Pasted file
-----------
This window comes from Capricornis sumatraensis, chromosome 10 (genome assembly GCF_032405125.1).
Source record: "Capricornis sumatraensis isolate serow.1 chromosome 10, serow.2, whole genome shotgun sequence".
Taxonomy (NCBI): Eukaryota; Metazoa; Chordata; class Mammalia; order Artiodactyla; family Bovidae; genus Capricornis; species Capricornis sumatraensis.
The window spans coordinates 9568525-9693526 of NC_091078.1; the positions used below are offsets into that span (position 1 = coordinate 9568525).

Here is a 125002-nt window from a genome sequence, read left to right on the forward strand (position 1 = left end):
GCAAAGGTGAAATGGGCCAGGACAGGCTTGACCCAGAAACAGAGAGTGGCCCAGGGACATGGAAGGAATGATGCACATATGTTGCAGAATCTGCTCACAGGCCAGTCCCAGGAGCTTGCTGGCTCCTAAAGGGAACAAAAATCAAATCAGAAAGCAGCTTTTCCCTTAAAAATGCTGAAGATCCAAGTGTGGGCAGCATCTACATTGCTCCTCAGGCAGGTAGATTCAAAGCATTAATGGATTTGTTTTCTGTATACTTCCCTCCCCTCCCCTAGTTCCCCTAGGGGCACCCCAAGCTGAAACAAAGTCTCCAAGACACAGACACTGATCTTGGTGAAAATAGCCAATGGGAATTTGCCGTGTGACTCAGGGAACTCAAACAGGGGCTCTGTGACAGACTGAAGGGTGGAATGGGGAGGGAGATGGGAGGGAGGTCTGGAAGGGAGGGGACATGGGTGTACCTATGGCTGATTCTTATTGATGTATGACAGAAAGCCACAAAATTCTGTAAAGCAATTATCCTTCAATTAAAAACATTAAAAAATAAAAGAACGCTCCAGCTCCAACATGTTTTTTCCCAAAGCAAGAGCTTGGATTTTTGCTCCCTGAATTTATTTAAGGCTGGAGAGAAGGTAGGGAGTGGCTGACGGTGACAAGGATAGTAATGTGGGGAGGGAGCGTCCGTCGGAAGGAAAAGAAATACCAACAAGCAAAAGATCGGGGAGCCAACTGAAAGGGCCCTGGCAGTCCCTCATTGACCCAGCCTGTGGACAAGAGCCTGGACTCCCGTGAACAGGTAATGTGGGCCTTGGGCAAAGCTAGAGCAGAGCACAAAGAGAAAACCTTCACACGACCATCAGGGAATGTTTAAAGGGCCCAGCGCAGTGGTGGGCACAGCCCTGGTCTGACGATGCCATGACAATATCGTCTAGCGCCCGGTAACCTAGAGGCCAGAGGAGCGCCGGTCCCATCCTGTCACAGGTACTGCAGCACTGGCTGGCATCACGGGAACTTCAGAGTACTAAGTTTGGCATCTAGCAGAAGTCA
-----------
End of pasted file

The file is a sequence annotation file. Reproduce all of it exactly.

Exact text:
This window comes from Capricornis sumatraensis, chromosome 10 (genome assembly GCF_032405125.1).
Source record: "Capricornis sumatraensis isolate serow.1 chromosome 10, serow.2, whole genome shotgun sequence".
Taxonomy (NCBI): Eukaryota; Metazoa; Chordata; class Mammalia; order Artiodactyla; family Bovidae; genus Capricornis; species Capricornis sumatraensis.
The window spans coordinates 9568525-9693526 of NC_091078.1; the positions used below are offsets into that span (position 1 = coordinate 9568525).

Here is a 125002-nt window from a genome sequence, read left to right on the forward strand (position 1 = left end):
GCAAAGGTGAAATGGGCCAGGACAGGCTTGACCCAGAAACAGAGAGTGGCCCAGGGACATGGAAGGAATGATGCACATATGTTGCAGAATCTGCTCACAGGCCAGTCCCAGGAGCTTGCTGGCTCCTAAAGGGAACAAAAATCAAATCAGAAAGCAGCTTTTCCCTTAAAAATGCTGAAGATCCAAGTGTGGGCAGCATCTACATTGCTCCTCAGGCAGGTAGATTCAAAGCATTAATGGATTTGTTTTCTGTATACTTCCCTCCCCTCCCCTAGTTCCCCTAGGGGCACCCCAAGCTGAAACAAAGTCTCCAAGACACAGACACTGATCTTGGTGAAAATAGCCAATGGGAATTTGCCGTGTGACTCAGGGAACTCAAACAGGGGCTCTGTGACAGACTGAAGGGTGGAATGGGGAGGGAGATGGGAGGGAGGTCTGGAAGGGAGGGGACATGGGTGTACCTATGGCTGATTCTTATTGATGTATGACAGAAAGCCACAAAATTCTGTAAAGCAATTATCCTTCAATTAAAAACATTAAAAAATAAAAGAACGCTCCAGCTCCAACATGTTTTTTCCCAAAGCAAGAGCTTGGATTTTTGCTCCCTGAATTTATTTAAGGCTGGAGAGAAGGTAGGGAGTGGCTGACGGTGACAAGGATAGTAATGTGGGGAGGGAGCGTCCGTCGGAAGGAAAAGAAATACCAACAAGCAAAAGATCGGGGAGCCAACTGAAAGGGCCCTGGCAGTCCCTCATTGACCCAGCCTGTGGACAAGAGCCTGGACTCCCGTGAACAGGTAATGTGGGCCTTGGGCAAAGCTAGAGCAGAGCACAAAGAGAAAACCTTCACACGACCATCAGGGAATGTTTAAAGGGCCCAGCGCAGTGGTGGGCACAGCCCTGGTCTGACGATGCCATGACAATATCGTCTAGCGCCCGGTAACCTAGAGGCCAGAGGAGCGCCGGTCCCATCCTGTCACAGGTACTGCAGCACTGGCTGGCATCACGGGAACTTCAGAGTACTAAGTTTGGCATCTAGCAGAAGTCA